I have a situation where we store the value of credits a user has in the database:

`credits` DOUBLE(22,2) UNSIGNED NOT NULL DEFAULT '0.00',

The credits are numbers going from 1 to any positive value. But now there is a situation where we want to deduct credits monthly from users, and I see a situation where users may have 0 credits at the time of the SQL query.

What are the best practices to handle this? I know that allowing negative numbers can create lots of bugs and exploits but we really need to implement something this

So example: Every last day of month we will deduct -1 credit from all users. I use mariadb 10.6.11 but can upgrade to a later version if that helps

  • Illogical. If "credits are numbers going from 1 to any positive value" then DEFAULT '0.00' is at least strange. What are the best practices to handle this? Define this column as SIGNED. and add according CHECK constraint.
    – Akina
    Feb 3 at 6:23

2 Answers 2


If you wish to prevent values below a certain negative value, then you could use a check constraint:

ALTER TABLE your_table
  ADD CONSTRAINT credits_greater CHECK (credits >= -1.0);

And if you try to insert a value below, it fails the check and throws an error:

MariaDB [test]> INSERT INTO your_table(id, credits) VALUES (1, -1.1);
ERROR 4025 (23000): CONSTRAINT `credits_greater` failed for `test`.`your_table`

You could write a trigger to do something similar, or write a trigger to dynamically fix the value being inserted or updated. However, I would argue that it's best practice to use a check constraint whenever that is an option rather than using a trigger. Then let your application handle any errors thrown from the database system whenever a user attempts to violate the constraint.

Triggers have some limitations and are also seen by some as maintenance nightmares. See also MariaDB's list of trigger limitations.

  • Should I use strict mode ? It seems like a good practice to avoid bugs, and have predictable behavior unless I'm understanding it wrong, and is it possible to have it only for credits?
    – Freedo
    Feb 8 at 8:26
  • @Freedo I would definitely recommend strict mode. Otherwise you might end up with lost data (e.g. not enough space for storing a string in a varchar column) as only a warning is thrown which applications will typically ignore, so you will never notice. You can't set it just for one column, though. But sql_mode is a session variable, so it's possible to set it for only certain sessions, and then have the global sql_mode be more relaxed. Although I would recommend using strict everywhere.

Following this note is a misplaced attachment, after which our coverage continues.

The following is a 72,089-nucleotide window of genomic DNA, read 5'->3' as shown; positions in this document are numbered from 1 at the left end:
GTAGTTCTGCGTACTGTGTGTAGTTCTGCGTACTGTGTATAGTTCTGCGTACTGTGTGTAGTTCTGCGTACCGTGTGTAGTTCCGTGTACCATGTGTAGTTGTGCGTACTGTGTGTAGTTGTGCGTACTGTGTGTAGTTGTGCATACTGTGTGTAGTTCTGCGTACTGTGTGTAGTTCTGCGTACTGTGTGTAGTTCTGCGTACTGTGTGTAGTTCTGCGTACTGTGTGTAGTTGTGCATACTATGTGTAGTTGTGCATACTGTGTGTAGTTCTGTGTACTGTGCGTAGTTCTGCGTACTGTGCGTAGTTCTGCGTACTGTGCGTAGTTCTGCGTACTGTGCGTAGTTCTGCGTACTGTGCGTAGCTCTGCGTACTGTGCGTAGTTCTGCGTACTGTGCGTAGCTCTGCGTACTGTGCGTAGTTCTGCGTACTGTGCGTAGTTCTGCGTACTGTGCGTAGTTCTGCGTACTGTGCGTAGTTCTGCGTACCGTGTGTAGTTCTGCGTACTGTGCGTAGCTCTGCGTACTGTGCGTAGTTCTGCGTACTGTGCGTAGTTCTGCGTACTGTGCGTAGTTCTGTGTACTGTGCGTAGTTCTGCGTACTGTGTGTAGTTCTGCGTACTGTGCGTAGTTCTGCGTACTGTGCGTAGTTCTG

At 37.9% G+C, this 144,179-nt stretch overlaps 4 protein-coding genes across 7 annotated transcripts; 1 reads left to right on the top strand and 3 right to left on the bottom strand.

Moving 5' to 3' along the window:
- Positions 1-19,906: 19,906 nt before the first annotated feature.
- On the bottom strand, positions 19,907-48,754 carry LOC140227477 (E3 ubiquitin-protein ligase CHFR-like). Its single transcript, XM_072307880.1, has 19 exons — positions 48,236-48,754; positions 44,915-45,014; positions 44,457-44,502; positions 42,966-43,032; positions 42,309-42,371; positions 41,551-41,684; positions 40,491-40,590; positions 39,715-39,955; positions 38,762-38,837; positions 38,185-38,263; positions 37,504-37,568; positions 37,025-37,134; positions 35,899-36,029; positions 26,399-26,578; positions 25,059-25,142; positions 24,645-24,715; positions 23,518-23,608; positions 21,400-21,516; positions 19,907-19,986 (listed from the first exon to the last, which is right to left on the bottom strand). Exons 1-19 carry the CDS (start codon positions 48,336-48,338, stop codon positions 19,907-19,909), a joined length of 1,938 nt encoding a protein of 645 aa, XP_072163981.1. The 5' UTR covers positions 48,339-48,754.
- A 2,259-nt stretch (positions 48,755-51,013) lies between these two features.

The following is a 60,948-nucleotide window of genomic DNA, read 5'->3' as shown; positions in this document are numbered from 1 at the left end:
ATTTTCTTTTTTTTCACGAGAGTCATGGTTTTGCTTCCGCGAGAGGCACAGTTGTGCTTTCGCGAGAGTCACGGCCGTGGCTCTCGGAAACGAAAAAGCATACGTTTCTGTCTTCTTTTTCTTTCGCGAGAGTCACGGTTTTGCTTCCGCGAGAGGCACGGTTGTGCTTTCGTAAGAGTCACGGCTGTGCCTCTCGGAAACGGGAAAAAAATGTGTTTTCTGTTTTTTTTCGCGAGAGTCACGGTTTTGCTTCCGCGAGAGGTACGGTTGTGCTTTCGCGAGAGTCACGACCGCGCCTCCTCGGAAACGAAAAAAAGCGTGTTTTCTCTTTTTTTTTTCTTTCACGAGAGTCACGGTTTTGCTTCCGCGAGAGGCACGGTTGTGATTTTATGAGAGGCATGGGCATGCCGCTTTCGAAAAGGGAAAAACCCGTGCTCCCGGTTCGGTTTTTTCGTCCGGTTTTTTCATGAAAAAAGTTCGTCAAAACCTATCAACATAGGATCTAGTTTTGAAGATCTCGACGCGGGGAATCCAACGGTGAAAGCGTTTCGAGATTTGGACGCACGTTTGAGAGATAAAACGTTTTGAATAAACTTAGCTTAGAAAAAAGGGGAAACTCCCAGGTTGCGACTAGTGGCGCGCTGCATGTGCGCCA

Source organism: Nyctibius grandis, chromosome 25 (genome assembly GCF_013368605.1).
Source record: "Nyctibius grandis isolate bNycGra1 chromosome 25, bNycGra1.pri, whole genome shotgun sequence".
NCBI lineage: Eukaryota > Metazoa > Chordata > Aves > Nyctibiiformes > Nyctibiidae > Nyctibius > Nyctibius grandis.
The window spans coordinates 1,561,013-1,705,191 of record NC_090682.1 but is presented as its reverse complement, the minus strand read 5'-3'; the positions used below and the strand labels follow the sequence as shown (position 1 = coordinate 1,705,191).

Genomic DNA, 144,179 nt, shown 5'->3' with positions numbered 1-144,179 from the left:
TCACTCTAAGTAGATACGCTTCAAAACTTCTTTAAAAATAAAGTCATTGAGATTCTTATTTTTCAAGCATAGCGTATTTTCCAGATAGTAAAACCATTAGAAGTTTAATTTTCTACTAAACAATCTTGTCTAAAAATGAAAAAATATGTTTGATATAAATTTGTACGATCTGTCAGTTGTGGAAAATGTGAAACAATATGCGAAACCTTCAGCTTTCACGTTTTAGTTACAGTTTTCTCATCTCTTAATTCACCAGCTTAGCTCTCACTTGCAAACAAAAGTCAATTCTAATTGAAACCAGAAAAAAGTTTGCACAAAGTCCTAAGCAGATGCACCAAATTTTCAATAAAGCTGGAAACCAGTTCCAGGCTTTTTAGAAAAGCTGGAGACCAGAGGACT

– dbdemon
    Feb 8 at 15:59
    SET foo = GREATEST(foo - 1, -10.00)

This decrements foo by 1 but prevents the result from going below -10. (Maybe this trivial code is what you are looking for?) (LEAST() is the counterpart to that.)

Do not use FLOAT or DOUBLE if you want storage and rounding to 2 decimal places. Instead, use DECIMAL(11,2) to, for example, allow values up to a billion and with 2 decimal places. (As with DOUBLE, DECIMAL is "signed".)

As for controlling limits -- that needs an application solution, not a database solution. However, see TRIGGER and/or STORED PROCEDURE as ways to encapsulate your business logic in SQL.

Every last day of month we will deduct -1 credit from all users

That UPDATE is possible, but it will be painfully slow if you have a billion users. (If you need to discuss that, write a Question focusing just on that.)

  • I don't care about the performance of the UPDATE, as it can take a few hours to run no issue. I'm just trying to avoid bugs and exploits being possible because negative values are allowed
    – Freedo
    Feb 2 at 21:22
  • And right now users do use fractions of credits... = a value of 0.5 or 1.5 or etc is allowed, i think that's why we were using double
    – Freedo
    Feb 2 at 23:49
  • Can't constraints be used instead of triggers ?
    – Freedo
    Feb 2 at 23:57
  • @Freedo - Do you want the query to fail? Or to "fix" the value?
    – Rick James
    Feb 3 at 2:22
  • 1
    @markusjm and/or dbdemon -- Provide an Answer rather than hiding in Comments.
    – Rick James
    Feb 3 at 16:27

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